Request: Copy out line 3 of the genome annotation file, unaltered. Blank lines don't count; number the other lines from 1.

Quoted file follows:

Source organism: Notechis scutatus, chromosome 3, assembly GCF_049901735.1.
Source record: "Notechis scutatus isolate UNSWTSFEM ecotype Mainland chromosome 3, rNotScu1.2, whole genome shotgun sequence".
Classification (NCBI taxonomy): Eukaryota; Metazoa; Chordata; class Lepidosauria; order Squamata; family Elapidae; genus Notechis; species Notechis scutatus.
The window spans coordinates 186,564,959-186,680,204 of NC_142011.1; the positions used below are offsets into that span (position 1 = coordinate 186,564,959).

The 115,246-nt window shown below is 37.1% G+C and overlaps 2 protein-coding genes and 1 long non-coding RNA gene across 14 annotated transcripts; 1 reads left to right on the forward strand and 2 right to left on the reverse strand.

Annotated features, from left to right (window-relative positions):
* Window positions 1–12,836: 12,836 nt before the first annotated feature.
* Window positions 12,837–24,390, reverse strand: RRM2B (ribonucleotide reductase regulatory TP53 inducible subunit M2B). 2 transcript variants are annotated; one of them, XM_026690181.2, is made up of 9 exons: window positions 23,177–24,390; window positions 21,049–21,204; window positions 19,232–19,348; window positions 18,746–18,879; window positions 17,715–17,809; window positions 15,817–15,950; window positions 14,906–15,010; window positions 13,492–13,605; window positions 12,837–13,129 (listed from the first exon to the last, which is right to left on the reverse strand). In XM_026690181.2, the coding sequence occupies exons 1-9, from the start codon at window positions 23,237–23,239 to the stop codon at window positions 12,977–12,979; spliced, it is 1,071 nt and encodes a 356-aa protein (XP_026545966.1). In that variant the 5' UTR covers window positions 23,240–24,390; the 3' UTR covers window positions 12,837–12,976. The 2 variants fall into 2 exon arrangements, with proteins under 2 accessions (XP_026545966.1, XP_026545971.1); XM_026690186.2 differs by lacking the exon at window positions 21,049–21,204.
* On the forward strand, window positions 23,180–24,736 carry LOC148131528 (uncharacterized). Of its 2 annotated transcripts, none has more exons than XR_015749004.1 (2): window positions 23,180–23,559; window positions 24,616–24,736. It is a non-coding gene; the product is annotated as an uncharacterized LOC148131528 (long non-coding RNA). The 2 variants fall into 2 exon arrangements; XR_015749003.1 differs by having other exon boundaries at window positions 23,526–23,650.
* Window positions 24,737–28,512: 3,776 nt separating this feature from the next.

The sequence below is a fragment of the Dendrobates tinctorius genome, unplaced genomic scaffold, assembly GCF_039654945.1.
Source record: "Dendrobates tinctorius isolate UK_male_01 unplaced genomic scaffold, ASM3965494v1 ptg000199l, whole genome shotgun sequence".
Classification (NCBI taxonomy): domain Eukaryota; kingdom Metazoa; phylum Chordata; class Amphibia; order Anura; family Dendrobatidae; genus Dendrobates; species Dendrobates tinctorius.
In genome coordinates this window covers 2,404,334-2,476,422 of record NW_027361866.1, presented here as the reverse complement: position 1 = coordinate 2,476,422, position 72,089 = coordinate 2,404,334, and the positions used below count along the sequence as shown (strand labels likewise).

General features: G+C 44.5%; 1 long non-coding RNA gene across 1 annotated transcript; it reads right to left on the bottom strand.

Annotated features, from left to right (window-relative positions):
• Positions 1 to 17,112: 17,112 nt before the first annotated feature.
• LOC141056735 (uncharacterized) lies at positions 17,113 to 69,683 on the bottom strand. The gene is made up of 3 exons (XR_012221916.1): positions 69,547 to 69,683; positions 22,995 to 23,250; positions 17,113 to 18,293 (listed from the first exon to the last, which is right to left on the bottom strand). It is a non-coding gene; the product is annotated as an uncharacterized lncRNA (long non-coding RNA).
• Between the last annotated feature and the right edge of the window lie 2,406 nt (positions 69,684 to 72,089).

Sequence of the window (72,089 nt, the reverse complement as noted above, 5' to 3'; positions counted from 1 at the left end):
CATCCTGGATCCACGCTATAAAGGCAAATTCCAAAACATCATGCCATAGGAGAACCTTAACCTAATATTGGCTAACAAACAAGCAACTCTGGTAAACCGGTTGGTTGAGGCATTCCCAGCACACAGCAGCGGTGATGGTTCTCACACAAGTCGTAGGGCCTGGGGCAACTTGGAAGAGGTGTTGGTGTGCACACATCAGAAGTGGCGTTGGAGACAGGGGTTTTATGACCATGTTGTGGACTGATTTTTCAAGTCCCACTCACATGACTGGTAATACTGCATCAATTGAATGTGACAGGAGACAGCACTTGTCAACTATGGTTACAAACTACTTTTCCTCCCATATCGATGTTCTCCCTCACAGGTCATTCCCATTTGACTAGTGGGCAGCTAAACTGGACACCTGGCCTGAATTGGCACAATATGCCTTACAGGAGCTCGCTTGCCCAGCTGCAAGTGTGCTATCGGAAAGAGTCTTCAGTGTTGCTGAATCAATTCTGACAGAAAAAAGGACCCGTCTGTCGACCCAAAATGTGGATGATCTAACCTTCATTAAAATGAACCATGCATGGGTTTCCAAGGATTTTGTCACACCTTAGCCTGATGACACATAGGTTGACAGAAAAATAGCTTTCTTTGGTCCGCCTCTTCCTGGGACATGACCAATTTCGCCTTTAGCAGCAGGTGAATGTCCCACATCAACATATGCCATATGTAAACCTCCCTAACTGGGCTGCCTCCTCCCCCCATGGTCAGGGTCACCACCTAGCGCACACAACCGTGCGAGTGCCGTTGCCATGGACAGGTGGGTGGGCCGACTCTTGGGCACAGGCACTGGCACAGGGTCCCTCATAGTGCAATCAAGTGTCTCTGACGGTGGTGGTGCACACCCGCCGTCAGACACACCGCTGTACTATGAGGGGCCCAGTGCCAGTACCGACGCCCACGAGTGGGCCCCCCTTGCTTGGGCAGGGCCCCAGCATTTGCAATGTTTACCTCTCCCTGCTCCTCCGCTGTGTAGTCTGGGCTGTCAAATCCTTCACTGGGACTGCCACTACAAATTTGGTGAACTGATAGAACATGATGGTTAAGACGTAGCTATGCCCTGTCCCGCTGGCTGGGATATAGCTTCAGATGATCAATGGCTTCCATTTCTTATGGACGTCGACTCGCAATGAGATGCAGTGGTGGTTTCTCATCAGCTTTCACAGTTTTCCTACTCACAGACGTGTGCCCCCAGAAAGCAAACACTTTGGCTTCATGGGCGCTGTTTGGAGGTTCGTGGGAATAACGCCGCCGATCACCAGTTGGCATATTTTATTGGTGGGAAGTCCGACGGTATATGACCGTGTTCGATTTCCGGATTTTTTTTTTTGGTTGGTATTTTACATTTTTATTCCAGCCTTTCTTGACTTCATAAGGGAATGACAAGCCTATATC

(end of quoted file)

Classification (NCBI taxonomy): Eukaryota; Metazoa; Chordata; class Lepidosauria; order Squamata; family Elapidae; genus Notechis; species Notechis scutatus.